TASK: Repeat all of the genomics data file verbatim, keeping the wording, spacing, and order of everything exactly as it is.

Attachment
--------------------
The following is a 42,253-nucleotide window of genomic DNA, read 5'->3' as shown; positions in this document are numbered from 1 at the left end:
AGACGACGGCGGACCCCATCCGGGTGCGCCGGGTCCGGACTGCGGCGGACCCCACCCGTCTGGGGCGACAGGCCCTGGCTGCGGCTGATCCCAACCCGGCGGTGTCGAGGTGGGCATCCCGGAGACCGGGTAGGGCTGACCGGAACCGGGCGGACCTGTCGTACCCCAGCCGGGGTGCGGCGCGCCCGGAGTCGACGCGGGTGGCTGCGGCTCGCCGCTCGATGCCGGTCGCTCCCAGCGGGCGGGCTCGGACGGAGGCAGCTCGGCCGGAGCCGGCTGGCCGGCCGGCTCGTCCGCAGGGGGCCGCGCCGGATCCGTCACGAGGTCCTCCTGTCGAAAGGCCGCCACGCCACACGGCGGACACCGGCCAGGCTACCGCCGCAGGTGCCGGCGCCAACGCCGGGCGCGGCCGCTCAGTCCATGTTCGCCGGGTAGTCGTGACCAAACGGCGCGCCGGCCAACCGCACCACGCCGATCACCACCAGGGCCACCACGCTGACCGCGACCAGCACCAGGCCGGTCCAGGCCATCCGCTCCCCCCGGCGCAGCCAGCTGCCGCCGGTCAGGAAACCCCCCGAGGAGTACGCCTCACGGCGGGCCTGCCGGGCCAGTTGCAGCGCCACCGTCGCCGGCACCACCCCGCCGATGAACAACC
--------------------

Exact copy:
The following is a 42,253-nucleotide window of genomic DNA, read 5'->3' as shown; positions in this document are numbered from 1 at the left end:
AGACGACGGCGGACCCCATCCGGGTGCGCCGGGTCCGGACTGCGGCGGACCCCACCCGTCTGGGGCGACAGGCCCTGGCTGCGGCTGATCCCAACCCGGCGGTGTCGAGGTGGGCATCCCGGAGACCGGGTAGGGCTGACCGGAACCGGGCGGACCTGTCGTACCCCAGCCGGGGTGCGGCGCGCCCGGAGTCGACGCGGGTGGCTGCGGCTCGCCGCTCGATGCCGGTCGCTCCCAGCGGGCGGGCTCGGACGGAGGCAGCTCGGCCGGAGCCGGCTGGCCGGCCGGCTCGTCCGCAGGGGGCCGCGCCGGATCCGTCACGAGGTCCTCCTGTCGAAAGGCCGCCACGCCACACGGCGGACACCGGCCAGGCTACCGCCGCAGGTGCCGGCGCCAACGCCGGGCGCGGCCGCTCAGTCCATGTTCGCCGGGTAGTCGTGACCAAACGGCGCGCCGGCCAACCGCACCACGCCGATCACCACCAGGGCCACCACGCTGACCGCGACCAGCACCAGGCCGGTCCAGGCCATCCGCTCCCCCCGGCGCAGCCAGCTGCCGCCGGTCAGGAAACCCCCCGAGGAGTACGCCTCACGGCGGGCCTGCCGGGCCAGTTGCAGCGCCACCGTCGCCGGCACCACCCCGCCGATGAACAACC